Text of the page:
If a book written almost a century ago, is still this popular, it certainly compels.

Another iconic persuasion book is Robert Cialdini’s book Influence: Science and Practice. This book has been used as the foundation of many manipulative design practices.

Websites like booking.com, Amazon.com, and Easyjet.com scream Cialdini. They use the main concepts Cialdini explores in the book.

Those concepts are:

  • Reciprocity — You give something small to your user so they feel morally obliged to give something back (hence, buy your product)
  • Scarcity — People badly want something that others can’t get
  • Authority — People aimlessly follow the advice of credible experts: become one
  • Consistency — When people start with something small, chances are they’ll eventually continue with something larger that aligns with the original small commitment (foot in the door)
  • Liking — We like people who are similar, we like compliments, and we like to cooperate towards mutual goals: make sure you and your user are emotionally aligned
  • Social proof — If the mob has an opinion, it must be right

I’m sure you recognise most of these patterns. You might have created some defence mechanisms against these concepts. That doesn’t mean that you are not also frequently subconsciously influenced by them.


A monumental work in the field of behavioural psychology is the book by Nobel prize in Economics winner Daniel Kahneman. His book Thinking, Fast and Slow explains the two systems that drive our decisions.

Kahneman doesn’t present hacks on how to manipulate us. Instead, he sought to explain our behaviour. He shows that we are intrinsically lazy in our decision-making and therefore make bad, irrational, choices.

A few of his concepts are widely known. You might identify some of them in contemporary marketing and tech:

  • Mere-exposure bias —One strategy to establish trust with your audience is to bombard them with your brand (Coca-Cola) in a way that is impossible to ignore. Over time, this can create a sense of familiarity and reliability, potentially surpassing the importance of truth.
  • Priming — If you constantly show a red bull next to a snowboarder, or a Heineken next to a golf player, you learn to associate the object and the activity. The next time you’ll be on a golf course, if you’d ever be, you subconsciously want a Heineken. Although I highly advise you to take any other beer brand.
  • Anchors — I’m currently in Cameroon and ate in a “posh” restaurant yesterday. I had to pay 14 euros for my meal. I was shocked. Obviously, this is not expensive for the Swiss standards I’m used to, but I had been paying less than 5 euros for most of my meals last weeks, so I anchored my expectations to that reality, not to my European standards.

Kahneman’s book is full of models like this, including loss aversion (loss feels 2x more strong than a gain), the endowment effect (we overvalue what we are invested in), and tunnel vision (what you see is all there is).

Mark Looi explains the effects of all these biases in his summary of Kahneman’s book.

Our thinking is riddled with behavioral fallacies. Consequently, we are at risk of manipulation not usually of the overt kind, but by nudges and small increments. Indeed we have learned that by exploiting these weaknesses in the way our brains process information, social media platforms, governments, media in general, and populist leaders, are able exercise a form of collective mind control.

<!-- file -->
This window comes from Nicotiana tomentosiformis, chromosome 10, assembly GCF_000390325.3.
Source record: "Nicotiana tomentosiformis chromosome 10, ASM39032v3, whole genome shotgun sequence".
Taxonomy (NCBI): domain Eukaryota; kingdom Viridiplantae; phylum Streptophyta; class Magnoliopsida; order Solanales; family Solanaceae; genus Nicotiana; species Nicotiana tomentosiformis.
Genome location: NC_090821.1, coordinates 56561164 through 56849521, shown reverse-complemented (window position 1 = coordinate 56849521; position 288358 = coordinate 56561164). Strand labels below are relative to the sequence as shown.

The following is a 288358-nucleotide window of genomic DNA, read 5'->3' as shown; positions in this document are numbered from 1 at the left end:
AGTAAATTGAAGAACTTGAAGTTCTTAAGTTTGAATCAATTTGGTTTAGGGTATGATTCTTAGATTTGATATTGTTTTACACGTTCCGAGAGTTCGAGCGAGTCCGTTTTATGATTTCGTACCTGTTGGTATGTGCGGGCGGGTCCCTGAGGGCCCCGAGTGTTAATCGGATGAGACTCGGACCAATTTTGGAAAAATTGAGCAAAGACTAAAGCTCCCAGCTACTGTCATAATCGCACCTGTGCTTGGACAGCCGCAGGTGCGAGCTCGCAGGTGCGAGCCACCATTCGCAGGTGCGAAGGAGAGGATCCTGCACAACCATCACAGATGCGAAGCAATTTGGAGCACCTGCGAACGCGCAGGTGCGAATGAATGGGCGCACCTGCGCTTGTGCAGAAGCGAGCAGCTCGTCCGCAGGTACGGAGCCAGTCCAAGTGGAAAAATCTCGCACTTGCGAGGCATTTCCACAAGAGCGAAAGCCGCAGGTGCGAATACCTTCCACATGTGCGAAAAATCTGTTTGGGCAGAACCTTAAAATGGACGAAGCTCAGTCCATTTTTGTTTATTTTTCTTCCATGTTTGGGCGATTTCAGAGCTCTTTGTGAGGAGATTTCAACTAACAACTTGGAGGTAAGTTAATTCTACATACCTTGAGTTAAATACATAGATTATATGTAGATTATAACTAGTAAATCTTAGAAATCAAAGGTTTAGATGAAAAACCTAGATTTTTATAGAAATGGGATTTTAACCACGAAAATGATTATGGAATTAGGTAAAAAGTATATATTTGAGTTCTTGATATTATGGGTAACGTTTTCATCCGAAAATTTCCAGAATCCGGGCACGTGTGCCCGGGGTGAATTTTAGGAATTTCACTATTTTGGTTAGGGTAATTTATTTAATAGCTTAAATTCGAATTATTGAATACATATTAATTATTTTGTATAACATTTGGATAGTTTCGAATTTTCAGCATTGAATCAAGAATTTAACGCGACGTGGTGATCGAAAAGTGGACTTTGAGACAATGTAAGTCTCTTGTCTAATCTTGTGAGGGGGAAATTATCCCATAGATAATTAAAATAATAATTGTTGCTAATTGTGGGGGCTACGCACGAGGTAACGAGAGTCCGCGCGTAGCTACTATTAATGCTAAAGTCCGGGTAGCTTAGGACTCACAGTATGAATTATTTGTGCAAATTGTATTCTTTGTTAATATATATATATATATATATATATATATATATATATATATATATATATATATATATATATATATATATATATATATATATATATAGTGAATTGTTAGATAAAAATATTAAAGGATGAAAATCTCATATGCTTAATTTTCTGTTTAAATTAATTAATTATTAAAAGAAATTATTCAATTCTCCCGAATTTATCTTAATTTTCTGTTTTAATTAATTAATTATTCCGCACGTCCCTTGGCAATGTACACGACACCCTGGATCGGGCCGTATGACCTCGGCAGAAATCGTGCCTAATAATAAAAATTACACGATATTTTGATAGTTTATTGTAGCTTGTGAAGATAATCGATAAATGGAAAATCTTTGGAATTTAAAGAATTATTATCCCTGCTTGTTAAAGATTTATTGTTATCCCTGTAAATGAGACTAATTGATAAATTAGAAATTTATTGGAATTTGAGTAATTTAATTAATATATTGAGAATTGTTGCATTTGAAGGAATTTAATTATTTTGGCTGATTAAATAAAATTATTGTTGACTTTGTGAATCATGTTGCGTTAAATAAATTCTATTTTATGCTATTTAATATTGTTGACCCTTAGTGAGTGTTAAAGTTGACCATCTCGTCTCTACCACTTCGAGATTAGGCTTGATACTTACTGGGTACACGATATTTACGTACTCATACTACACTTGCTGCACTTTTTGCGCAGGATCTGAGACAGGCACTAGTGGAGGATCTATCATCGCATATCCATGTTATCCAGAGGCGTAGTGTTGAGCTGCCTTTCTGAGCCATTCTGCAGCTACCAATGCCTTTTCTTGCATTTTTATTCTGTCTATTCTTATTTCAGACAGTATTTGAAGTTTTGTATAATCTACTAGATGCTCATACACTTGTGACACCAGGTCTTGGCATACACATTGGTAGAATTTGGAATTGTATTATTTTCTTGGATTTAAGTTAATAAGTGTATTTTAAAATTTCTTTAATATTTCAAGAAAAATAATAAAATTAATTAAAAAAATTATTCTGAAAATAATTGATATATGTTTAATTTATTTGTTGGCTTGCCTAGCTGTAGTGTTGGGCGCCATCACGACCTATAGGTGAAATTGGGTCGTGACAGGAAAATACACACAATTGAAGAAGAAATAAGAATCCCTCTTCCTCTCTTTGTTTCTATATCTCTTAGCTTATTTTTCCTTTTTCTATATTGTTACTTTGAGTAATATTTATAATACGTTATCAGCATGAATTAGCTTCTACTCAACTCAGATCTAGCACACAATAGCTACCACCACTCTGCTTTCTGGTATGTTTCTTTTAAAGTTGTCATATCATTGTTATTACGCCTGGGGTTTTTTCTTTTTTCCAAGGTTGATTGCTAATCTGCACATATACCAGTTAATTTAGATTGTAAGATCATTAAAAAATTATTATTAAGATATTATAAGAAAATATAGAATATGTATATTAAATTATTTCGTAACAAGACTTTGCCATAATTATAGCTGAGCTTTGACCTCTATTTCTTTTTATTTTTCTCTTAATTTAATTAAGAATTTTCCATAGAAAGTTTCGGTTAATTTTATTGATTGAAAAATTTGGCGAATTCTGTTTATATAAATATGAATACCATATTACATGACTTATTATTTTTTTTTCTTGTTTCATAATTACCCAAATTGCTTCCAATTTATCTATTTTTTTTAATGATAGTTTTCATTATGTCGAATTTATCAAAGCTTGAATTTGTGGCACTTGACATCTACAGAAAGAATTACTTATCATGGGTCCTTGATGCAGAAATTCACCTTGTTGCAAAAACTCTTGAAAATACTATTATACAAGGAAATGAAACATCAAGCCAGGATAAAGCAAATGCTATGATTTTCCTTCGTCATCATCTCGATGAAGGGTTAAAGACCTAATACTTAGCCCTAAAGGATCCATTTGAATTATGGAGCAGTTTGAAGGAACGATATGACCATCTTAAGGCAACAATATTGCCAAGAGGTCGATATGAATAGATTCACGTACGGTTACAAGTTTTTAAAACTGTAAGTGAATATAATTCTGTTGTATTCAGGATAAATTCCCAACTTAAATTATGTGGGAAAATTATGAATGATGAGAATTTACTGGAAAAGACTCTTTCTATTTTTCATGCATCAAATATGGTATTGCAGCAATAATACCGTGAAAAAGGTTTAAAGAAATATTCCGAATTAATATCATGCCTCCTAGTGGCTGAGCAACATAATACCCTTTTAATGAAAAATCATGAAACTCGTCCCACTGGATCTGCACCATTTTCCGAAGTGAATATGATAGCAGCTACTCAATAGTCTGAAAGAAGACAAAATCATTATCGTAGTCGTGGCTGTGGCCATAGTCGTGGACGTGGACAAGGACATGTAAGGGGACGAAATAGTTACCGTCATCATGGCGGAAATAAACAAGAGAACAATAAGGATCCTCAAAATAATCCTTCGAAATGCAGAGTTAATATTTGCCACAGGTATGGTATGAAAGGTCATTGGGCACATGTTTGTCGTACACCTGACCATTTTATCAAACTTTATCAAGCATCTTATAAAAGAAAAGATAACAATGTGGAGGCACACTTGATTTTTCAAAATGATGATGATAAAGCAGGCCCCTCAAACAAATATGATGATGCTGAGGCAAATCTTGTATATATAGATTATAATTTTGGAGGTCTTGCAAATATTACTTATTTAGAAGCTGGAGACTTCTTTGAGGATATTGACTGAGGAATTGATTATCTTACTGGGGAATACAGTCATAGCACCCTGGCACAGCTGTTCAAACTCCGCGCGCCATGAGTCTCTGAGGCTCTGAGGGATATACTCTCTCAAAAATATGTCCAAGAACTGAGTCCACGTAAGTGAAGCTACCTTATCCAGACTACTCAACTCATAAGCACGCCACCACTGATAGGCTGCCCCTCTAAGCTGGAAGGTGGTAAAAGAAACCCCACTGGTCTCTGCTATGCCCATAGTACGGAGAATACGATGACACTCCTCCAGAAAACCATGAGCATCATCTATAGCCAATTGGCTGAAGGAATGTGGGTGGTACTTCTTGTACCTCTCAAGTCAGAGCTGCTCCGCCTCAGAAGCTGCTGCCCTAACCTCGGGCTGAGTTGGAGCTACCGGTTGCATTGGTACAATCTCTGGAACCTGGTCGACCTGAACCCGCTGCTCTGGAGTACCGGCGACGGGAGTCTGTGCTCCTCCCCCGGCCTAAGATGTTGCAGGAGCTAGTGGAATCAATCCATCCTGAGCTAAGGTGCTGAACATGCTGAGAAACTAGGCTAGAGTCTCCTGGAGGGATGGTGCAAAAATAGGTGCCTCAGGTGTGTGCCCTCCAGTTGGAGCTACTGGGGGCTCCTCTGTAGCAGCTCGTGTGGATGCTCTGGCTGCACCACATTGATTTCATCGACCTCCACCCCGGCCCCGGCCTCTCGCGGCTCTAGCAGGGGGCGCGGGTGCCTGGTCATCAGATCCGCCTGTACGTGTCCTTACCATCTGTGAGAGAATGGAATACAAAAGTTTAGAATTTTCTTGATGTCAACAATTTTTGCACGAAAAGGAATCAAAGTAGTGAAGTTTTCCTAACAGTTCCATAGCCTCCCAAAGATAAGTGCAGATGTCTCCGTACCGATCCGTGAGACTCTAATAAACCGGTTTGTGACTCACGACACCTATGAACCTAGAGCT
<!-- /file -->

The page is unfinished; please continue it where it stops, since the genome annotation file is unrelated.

It’s also clear that the bugs in our personal thinking systems are being exploit faster than patches can be applied!

The book Evil by Design ends with a justification for applying all these “hacks”:

“Machiavellian” is used to describe someone who aims to deceive and manipulate others for personal advantage. However Niccolò Machiavelli just used his observations of contemporary and historical affairs to suggest the courses of action that were most likely to help 16th-century statesmen (“merchant princes”) succeed. […] He was interested in setting down the facts and leaving the actions and moral judgments to someone else.

This book gathers observations […] to suggest the courses of design action that are most likely to help modern-day entrepreneurs (the merchant princes of Silicon Valley) succeed.

That’s one way to see it.

The author continues his epilogue by illustrating how we can help children and people with Alzheimer’s overcome their fears with lies.

So perhaps persuasive techniques that use deception or appeal to sub-conscious motivations can have positive or even ethical outcomes. […]What you must decide is how far to push the benefit in your direction rather than in your users’.

Nodder ends the book by sketching the possibilities we have. Being evil (designing for the company’s own gain only), being commercial (benefit to the company and you), being motivational (only benefits the user), or being charitable (benefits society).

The model is intriguing. However, the author doesn’t dismiss the notion of evil design. In fact, the book is just a step-by-step guide on exploiting the user.

You wonder, shouldn’t ethics be intrinsically integrated into how we create products and serve society?

This question is very likely to cross many of our minds. Let’s explore the various possibilities.

Good to know: ethics is a broad concept that touches on many things. Even trivial things like whether printing something private on a company printer is stealing.

In this article, we only focus on the ethics of user manipulation, although many of the things could be applied to the entire ethics domain.

UX people?

I don’t mean this in a pedantic way, but designers probably have the most potent humanistic competencies in the tech world. They understand best the impact of entrepreneurial and product choices on the end user.